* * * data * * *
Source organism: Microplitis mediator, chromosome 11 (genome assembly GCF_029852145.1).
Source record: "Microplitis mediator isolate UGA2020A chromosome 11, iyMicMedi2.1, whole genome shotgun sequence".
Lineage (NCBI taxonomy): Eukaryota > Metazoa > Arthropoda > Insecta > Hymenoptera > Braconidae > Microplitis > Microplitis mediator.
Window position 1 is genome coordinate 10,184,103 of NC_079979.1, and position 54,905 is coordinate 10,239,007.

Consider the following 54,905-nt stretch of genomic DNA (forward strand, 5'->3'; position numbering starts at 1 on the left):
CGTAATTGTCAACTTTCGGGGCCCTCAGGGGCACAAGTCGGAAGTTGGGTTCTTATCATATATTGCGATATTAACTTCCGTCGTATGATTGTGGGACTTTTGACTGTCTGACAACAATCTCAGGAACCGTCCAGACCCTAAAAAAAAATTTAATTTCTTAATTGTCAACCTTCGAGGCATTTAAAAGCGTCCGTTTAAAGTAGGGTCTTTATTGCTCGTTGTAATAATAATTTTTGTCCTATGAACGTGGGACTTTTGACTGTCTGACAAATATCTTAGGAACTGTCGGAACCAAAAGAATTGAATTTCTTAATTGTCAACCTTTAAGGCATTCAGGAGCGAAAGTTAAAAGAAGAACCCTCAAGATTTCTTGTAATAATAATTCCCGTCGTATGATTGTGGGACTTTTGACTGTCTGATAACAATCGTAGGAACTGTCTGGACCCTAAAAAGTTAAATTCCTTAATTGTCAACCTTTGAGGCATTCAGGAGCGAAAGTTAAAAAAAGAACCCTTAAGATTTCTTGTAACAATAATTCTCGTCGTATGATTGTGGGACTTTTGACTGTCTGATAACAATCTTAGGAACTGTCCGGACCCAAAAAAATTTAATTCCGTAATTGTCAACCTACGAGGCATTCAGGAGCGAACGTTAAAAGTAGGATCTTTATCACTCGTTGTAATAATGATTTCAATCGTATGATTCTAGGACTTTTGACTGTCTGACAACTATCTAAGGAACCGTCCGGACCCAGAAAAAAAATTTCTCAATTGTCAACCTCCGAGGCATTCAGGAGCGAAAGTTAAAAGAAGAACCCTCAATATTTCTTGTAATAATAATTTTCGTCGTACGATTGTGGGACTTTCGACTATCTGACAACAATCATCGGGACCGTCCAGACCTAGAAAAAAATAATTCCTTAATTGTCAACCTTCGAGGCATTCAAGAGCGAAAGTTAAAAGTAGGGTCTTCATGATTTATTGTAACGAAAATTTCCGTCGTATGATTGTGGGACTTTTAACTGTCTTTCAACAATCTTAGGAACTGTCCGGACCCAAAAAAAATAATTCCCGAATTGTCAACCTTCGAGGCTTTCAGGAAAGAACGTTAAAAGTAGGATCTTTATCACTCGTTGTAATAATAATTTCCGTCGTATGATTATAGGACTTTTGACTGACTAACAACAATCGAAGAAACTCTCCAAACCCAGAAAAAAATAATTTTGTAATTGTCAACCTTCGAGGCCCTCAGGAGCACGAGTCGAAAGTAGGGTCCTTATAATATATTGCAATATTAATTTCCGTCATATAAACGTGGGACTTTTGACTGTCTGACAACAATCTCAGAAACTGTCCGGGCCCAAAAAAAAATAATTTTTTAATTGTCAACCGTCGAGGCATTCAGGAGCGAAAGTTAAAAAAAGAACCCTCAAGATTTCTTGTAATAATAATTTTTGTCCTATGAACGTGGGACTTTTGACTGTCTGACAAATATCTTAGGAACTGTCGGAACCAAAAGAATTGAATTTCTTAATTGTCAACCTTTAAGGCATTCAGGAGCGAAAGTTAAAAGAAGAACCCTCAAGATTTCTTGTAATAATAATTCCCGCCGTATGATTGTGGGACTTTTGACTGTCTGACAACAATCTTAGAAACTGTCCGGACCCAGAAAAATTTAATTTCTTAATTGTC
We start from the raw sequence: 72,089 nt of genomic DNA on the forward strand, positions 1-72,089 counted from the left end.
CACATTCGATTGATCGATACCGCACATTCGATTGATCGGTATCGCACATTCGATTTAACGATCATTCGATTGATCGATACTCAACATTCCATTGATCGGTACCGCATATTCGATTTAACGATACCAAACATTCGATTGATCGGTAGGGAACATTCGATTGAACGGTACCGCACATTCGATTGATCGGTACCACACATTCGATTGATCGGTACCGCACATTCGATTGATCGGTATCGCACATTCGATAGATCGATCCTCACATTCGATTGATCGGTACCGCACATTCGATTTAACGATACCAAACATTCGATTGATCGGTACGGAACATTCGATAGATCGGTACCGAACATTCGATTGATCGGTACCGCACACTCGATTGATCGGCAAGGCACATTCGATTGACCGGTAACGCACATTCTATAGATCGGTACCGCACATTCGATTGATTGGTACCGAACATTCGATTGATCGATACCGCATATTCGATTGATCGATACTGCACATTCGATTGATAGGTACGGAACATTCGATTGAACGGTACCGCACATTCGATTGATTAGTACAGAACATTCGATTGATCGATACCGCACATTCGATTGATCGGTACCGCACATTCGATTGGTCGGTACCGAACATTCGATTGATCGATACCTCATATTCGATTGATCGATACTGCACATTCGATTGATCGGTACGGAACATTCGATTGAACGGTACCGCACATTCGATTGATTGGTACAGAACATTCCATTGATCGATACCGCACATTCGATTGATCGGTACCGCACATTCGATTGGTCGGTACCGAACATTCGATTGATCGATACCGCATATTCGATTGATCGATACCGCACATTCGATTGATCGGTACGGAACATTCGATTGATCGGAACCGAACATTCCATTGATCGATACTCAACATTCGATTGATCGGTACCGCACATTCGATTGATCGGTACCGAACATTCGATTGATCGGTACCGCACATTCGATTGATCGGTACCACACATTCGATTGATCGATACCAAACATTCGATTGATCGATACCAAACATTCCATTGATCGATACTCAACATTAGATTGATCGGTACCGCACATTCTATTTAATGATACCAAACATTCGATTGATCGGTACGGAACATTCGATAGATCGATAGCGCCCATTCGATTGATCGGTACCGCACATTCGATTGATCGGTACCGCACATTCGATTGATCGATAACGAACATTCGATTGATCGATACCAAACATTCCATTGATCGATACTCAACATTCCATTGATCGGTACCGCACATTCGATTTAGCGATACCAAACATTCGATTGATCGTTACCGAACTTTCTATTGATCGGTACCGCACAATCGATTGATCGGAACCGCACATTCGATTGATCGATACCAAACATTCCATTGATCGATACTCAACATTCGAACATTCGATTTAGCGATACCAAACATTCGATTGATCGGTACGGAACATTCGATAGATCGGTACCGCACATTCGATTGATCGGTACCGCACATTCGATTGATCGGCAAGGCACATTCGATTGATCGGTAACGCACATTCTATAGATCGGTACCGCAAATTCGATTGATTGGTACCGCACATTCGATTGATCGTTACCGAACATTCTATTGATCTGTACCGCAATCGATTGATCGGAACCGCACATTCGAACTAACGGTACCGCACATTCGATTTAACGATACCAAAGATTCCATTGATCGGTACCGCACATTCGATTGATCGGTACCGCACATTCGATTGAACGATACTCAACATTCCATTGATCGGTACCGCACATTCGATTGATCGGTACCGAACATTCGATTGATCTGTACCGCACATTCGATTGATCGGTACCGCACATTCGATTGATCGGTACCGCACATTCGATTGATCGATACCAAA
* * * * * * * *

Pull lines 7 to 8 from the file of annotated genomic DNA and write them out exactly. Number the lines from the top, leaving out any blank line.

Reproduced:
We start from the raw sequence: 72,089 nt of genomic DNA on the forward strand, positions 1-72,089 counted from the left end.
CACATTCGATTGATCGATACCGCACATTCGATTGATCGGTATCGCACATTCGATTTAACGATCATTCGATTGATCGATACTCAACATTCCATTGATCGGTACCGCATATTCGATTTAACGATACCAAACATTCGATTGATCGGTAGGGAACATTCGATTGAACGGTACCGCACATTCGATTGATCGGTACCACACATTCGATTGATCGGTACCGCACATTCGATTGATCGGTATCGCACATTCGATAGATCGATCCTCACATTCGATTGATCGGTACCGCACATTCGATTTAACGATACCAAACATTCGATTGATCGGTACGGAACATTCGATAGATCGGTACCGAACATTCGATTGATCGGTACCGCACACTCGATTGATCGGCAAGGCACATTCGATTGACCGGTAACGCACATTCTATAGATCGGTACCGCACATTCGATTGATTGGTACCGAACATTCGATTGATCGATACCGCATATTCGATTGATCGATACTGCACATTCGATTGATAGGTACGGAACATTCGATTGAACGGTACCGCACATTCGATTGATTAGTACAGAACATTCGATTGATCGATACCGCACATTCGATTGATCGGTACCGCACATTCGATTGGTCGGTACCGAACATTCGATTGATCGATACCTCATATTCGATTGATCGATACTGCACATTCGATTGATCGGTACGGAACATTCGATTGAACGGTACCGCACATTCGATTGATTGGTACAGAACATTCCATTGATCGATACCGCACATTCGATTGATCGGTACCGCACATTCGATTGGTCGGTACCGAACATTCGATTGATCGATACCGCATATTCGATTGATCGATACCGCACATTCGATTGATCGGTACGGAACATTCGATTGATCGGAACCGAACATTCCATTGATCGATACTCAACATTCGATTGATCGGTACCGCACATTCGATTGATCGGTACCGAACATTCGATTGATCGGTACCGCACATTCGATTGATCGGTACCACACATTCGATTGATCGATACCAAACATTCGATTGATCGATACCAAACATTCCATTGATCGATACTCAACATTAGATTGATCGGTACCGCACATTCTATTTAATGATACCAAACATTCGATTGATCGGTACGGAACATTCGATAGATCGATAGCGCCCATTCGATTGATCGGTACCGCACATTCGATTGATCGGTACCGCACATTCGATTGATCGATAACGAACATTCGATTGATCGATACCAAACATTCCATTGATCGATACTCAACATTCCATTGATCGGTACCGCACATTCGATTTAGCGATACCAAACATTCGATTGATCGTTACCGAACTTTCTATTGATCGGTACCGCACAATCGATTGATCGGAACCGCACATTCGATTGATCGATACCAAACATTCCATTGATCGATACTCAACATTCGAACATTCGATTTAGCGATACCAAACATTCGATTGATCGGTACGGAACATTCGATAGATCGGTACCGCACATTCGATTGATCGGTACCGCACATTCGATTGATCGGCAAGGCACATTCGATTGATCGGTAACGCACATTCTATAGATCGGTACCGCAAATTCGATTGATTGGTACCGCACATTCGATTGATCGTTACCGAACATTCTATTGATCTGTACCGCAATCGATTGATCGGAACCGCACATTCGAACTAACGGTACCGCACATTCGATTTAACGATACCAAAGATTCCATTGATCGGTACCGCACATTCGATTGATCGGTACCGCACATTCGATTGAACGATACTCAACATTCCATTGATCGGTACCGCACATTCGATTGATCGGTACCGAACATTCGATTGATCTGTACCGCACATTCGATTGATCGGTACCGCACATTCGATTGATCGGTACCGCACATTCGATTGATCGATACCAAA